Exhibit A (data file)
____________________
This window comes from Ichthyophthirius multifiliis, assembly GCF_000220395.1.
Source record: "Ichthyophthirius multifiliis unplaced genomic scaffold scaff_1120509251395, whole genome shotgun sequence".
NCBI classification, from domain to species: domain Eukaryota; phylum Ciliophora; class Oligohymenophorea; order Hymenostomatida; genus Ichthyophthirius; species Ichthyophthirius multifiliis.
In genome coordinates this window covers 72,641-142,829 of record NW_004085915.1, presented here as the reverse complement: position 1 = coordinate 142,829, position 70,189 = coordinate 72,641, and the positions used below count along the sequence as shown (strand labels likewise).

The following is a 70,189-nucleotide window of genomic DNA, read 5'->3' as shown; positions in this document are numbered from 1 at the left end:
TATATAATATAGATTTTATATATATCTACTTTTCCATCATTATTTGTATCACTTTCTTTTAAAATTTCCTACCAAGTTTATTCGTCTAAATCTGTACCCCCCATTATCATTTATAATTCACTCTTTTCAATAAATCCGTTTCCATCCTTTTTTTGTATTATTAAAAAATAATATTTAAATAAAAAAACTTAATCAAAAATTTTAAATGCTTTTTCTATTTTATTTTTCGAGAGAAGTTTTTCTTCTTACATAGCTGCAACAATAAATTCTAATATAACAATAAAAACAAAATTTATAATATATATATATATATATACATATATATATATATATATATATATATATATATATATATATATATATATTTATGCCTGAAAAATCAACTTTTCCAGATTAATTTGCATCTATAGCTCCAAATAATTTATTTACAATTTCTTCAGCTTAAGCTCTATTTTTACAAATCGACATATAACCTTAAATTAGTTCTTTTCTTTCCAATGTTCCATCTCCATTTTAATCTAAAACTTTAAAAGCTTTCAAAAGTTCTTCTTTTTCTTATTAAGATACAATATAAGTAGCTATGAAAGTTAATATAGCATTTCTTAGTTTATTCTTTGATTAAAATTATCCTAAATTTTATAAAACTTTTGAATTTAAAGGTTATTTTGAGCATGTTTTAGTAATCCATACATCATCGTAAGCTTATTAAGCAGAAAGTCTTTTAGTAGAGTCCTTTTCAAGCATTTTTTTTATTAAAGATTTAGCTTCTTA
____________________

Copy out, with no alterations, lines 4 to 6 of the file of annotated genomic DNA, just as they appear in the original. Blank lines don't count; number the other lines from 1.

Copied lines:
In genome coordinates this window covers 72,641-142,829 of record NW_004085915.1, presented here as the reverse complement: position 1 = coordinate 142,829, position 70,189 = coordinate 72,641, and the positions used below count along the sequence as shown (strand labels likewise).

The following is a 70,189-nucleotide window of genomic DNA, read 5'->3' as shown; positions in this document are numbered from 1 at the left end:
TATATAATATAGATTTTATATATATCTACTTTTCCATCATTATTTGTATCACTTTCTTTTAAAATTTCCTACCAAGTTTATTCGTCTAAATCTGTACCCCCCATTATCATTTATAATTCACTCTTTTCAATAAATCCGTTTCCATCCTTTTTTTGTATTATTAAAAAATAATATTTAAATAAAAAAACTTAATCAAAAATTTTAAATGCTTTTTCTATTTTATTTTTCGAGAGAAGTTTTTCTTCTTACATAGCTGCAACAATAAATTCTAATATAACAATAAAAACAAAATTTATAATATATATATATATATATACATATATATATATATATATATATATATATATATATATATATATATATATTTATGCCTGAAAAATCAACTTTTCCAGATTAATTTGCATCTATAGCTCCAAATAATTTATTTACAATTTCTTCAGCTTAAGCTCTATTTTTACAAATCGACATATAACCTTAAATTAGTTCTTTTCTTTCCAATGTTCCATCTCCATTTTAATCTAAAACTTTAAAAGCTTTCAAAAGTTCTTCTTTTTCTTATTAAGATACAATATAAGTAGCTATGAAAGTTAATATAGCATTTCTTAGTTTATTCTTTGATTAAAATTATCCTAAATTTTATAAAACTTTTGAATTTAAAGGTTATTTTGAGCATGTTTTAGTAATCCATACATCATCGTAAGCTTATTAAGCAGAAAGTCTTTTAGTAGAGTCCTTTTCAAGCATTTTTTTTATTAAAGATTTAGCTTCTTA